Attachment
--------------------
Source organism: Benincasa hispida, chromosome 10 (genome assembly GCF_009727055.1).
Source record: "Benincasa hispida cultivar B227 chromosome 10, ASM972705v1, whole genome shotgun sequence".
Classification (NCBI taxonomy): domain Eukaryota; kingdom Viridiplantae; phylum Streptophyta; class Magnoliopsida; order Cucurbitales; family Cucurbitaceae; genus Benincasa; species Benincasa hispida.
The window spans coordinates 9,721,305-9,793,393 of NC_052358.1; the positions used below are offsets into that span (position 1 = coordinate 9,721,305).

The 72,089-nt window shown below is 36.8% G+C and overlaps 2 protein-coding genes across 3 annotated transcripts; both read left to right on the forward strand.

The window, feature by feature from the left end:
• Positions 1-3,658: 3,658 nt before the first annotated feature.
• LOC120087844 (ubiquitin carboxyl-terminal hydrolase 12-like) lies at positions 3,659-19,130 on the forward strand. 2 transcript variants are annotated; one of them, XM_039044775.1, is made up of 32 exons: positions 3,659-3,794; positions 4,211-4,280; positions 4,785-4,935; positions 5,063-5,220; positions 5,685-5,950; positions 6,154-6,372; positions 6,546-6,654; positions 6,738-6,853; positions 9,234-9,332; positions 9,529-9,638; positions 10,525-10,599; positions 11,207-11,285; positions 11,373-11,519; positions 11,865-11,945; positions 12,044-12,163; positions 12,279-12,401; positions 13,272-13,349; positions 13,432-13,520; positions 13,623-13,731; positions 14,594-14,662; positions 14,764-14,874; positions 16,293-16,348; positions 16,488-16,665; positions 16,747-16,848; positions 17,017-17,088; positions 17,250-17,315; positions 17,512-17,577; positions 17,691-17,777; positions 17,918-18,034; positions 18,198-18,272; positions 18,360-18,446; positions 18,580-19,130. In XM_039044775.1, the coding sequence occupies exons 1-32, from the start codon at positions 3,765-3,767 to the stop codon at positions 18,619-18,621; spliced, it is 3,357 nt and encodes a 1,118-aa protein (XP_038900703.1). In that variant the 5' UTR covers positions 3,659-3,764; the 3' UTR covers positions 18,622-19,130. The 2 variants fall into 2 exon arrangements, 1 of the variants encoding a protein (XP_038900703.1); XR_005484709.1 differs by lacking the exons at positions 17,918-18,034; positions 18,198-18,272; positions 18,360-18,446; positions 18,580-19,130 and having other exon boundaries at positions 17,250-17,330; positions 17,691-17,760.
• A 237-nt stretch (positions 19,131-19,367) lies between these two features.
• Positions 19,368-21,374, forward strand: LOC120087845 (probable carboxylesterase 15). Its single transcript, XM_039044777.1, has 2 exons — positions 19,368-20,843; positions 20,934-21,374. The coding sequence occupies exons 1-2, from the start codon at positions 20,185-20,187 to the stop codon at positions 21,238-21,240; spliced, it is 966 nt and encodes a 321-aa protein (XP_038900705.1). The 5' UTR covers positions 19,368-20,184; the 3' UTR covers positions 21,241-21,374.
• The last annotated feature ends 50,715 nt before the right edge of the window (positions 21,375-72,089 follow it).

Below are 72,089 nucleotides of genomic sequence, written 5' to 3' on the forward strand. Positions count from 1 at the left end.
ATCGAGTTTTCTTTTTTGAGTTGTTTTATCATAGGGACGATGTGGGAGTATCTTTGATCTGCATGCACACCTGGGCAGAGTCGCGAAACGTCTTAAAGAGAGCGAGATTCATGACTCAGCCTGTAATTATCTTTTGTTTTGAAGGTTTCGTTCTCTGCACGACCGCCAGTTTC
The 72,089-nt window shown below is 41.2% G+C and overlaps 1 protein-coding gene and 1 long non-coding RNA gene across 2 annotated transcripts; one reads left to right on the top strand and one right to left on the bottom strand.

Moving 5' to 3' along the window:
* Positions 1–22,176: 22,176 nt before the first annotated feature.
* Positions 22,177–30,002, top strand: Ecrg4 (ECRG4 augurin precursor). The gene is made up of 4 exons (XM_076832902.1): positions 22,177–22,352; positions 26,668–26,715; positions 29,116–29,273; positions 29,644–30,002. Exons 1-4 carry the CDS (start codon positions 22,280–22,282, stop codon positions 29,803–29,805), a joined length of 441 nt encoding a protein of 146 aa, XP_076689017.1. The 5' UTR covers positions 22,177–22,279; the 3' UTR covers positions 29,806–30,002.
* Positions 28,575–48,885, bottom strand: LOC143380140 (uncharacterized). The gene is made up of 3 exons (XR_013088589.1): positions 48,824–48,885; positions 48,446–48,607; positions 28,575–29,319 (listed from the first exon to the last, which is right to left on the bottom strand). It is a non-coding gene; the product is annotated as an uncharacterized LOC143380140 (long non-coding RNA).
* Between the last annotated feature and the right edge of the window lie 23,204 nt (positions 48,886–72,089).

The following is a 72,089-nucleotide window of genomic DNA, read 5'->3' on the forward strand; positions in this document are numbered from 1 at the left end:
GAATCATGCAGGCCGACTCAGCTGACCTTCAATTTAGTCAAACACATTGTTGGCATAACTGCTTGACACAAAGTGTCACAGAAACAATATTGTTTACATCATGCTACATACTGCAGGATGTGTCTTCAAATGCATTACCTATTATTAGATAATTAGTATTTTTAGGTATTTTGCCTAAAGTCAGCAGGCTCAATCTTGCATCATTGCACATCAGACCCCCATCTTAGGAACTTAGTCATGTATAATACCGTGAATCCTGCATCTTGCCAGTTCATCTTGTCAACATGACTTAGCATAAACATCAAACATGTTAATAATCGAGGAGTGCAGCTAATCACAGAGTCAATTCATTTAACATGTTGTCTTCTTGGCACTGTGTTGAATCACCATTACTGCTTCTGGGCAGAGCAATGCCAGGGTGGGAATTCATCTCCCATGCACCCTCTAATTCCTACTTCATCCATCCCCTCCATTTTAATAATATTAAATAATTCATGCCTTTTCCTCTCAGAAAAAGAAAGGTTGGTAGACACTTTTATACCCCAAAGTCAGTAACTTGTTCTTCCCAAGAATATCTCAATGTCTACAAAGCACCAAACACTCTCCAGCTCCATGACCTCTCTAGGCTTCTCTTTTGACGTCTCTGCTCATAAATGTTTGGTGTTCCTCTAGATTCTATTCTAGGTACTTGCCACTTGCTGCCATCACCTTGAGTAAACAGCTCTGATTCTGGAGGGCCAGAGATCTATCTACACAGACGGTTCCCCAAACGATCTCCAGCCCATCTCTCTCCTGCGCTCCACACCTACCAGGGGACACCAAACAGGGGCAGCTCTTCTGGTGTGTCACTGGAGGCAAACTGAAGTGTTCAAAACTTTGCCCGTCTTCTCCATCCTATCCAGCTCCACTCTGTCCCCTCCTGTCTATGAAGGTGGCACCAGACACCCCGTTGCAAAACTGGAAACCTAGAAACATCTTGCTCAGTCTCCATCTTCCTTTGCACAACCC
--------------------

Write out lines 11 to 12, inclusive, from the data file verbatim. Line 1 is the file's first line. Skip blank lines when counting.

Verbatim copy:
• The last annotated feature ends 50,715 nt before the right edge of the window (positions 21,375-72,089 follow it).

Below are 72,089 nucleotides of genomic sequence, written 5' to 3' on the forward strand. Positions count from 1 at the left end.